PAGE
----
–Karen Craigo, author of No More Milk and Passing Through Humansville
What a curious bestiary, Imagine Not Drowning, the “black ducks / tucked in rain-refusing jackets,” the sparrows “agitated / and waiting.” Kelli Allen writes poems with a “determined appetite”—poems mythic, allusive, and just out of reach. “I want this experience to be unpolluted,” she writes, knowing full well that experience is pollution. “There is a grackle who reminds us that it is not yet / too late.” But of course it is. And yet. In Allen’s own words: “These outstretched songs are fierce.”
–Randall Mann, author of Straight Ravor
Kelli Allen’s Imagine Not Drowning it is not an unreal or dream world, but a fantastical alternate reality that exists just under the skin of the quotidian. Kelli Allen says, “We live everyday/ with a child we do not know.” That is the being that lives within the pressure suit of the human body. Kelli Allen takes us deep to strange things that are eerily familiar, and she does so with a language that is strikingly fresh and musical. “It’s the accidental gifts that we trip over/on our way around the desert, the cacti blooming/hard. We endure rot because the music ants play/marks the first song we hear last.”
–Rustin Larson, author of Crazy Star and The Wine-Dark House
Imagine Ophelia floating from the pebbled riverbank, singing in her skirts and flowers. Where does she go from here? Imagine her not drowning. Imagine Ophelia “…checking / not for pulse but for birds, lilies, trapped…,” collecting “wrists / with [her] tongue,” and ultimately writing “a lifelong sentence toward home”—a home she may never see. This is Kelli Allen’s praise song and elegy, a sumptuous treasure box brimming with Sharon Olds’ intimacy and the knotted, slippery syntax of Carl Phillips. “Sometimes the book is a swan,” writes Allen. Indeed, though with her as our guide, we will just as eagerly follow “the jeweled carnage into the stream.”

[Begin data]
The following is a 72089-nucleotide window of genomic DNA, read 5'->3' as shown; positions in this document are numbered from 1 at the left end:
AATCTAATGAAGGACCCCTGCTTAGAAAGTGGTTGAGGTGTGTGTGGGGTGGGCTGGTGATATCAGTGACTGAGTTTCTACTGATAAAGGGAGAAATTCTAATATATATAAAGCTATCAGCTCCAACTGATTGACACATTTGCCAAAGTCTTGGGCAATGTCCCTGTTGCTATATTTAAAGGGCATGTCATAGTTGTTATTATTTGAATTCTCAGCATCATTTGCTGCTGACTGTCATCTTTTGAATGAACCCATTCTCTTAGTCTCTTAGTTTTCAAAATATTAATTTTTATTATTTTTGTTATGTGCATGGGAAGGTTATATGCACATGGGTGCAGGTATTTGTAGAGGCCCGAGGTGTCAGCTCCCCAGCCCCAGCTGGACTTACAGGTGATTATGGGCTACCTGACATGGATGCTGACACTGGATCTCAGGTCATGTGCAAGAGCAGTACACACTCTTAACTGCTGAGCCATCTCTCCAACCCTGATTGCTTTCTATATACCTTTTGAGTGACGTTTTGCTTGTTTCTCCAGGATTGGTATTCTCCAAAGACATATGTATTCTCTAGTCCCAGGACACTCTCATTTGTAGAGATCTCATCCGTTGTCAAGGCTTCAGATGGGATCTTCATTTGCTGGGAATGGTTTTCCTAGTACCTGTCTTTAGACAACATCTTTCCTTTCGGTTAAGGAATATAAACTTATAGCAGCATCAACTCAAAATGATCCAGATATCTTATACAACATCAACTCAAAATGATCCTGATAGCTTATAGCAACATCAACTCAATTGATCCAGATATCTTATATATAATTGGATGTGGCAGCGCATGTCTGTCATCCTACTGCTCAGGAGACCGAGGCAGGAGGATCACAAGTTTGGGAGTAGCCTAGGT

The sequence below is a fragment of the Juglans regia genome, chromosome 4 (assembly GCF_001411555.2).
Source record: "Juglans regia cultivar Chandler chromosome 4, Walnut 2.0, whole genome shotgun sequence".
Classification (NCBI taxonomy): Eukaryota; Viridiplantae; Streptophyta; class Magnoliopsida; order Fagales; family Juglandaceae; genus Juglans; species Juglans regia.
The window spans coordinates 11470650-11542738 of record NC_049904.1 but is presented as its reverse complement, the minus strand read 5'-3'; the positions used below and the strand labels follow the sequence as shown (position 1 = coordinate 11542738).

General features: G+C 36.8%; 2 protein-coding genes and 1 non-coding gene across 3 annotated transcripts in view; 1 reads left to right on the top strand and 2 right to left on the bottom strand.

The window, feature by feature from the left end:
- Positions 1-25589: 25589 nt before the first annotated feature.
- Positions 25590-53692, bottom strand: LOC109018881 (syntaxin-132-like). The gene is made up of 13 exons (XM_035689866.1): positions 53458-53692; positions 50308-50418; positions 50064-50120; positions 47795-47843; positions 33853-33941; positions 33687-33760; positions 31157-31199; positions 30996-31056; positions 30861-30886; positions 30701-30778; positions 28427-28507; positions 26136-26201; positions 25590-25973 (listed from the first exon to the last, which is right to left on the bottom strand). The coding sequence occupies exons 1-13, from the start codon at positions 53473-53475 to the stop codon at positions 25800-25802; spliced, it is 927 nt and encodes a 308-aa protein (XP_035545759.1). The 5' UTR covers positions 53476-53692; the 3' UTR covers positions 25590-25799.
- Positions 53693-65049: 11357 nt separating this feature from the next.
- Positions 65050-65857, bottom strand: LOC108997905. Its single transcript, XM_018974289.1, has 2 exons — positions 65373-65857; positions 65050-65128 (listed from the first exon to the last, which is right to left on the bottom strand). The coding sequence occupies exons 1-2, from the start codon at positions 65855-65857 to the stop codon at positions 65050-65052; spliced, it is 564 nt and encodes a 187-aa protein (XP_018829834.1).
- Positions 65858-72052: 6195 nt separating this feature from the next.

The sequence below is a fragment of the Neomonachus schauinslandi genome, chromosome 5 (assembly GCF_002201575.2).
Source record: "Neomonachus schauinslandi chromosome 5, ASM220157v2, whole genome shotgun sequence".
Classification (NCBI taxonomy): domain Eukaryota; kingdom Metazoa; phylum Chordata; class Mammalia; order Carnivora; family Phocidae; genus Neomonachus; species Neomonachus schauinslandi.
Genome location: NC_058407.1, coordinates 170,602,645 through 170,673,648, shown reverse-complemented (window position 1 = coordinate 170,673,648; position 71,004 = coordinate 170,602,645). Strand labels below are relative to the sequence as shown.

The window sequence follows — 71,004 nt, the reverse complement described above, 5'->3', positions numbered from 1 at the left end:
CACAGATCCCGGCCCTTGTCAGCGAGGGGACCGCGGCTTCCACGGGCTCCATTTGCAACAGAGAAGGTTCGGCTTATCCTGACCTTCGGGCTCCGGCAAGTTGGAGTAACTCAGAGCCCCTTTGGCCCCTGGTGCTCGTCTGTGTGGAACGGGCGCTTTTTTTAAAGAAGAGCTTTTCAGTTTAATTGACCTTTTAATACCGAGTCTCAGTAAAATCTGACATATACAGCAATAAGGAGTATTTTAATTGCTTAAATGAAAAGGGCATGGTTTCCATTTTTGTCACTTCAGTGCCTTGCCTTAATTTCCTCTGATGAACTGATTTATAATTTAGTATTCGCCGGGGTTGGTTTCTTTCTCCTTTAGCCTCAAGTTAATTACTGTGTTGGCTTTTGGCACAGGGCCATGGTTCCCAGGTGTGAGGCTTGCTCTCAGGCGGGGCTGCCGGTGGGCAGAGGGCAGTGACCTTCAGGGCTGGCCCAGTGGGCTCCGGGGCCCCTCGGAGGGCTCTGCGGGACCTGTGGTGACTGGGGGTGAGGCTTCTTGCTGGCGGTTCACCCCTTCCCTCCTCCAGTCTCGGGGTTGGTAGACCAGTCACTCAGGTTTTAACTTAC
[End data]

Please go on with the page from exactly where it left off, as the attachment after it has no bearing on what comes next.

–Sandra Marchetti, author of Confluence and Sight Lines
Kelli Allen’s words soar, seem as carefully chosen as the silences, what her speaker will not say. Her images are surprising and true, and I find myself smiling with admiration as I read her work. Moreover, Imagine Not Drowning is a sideways look at love and longing and hope, tender and fragile emotions anchored to this world by the music of language.
–Mary Troy, author of Swimming on Highway N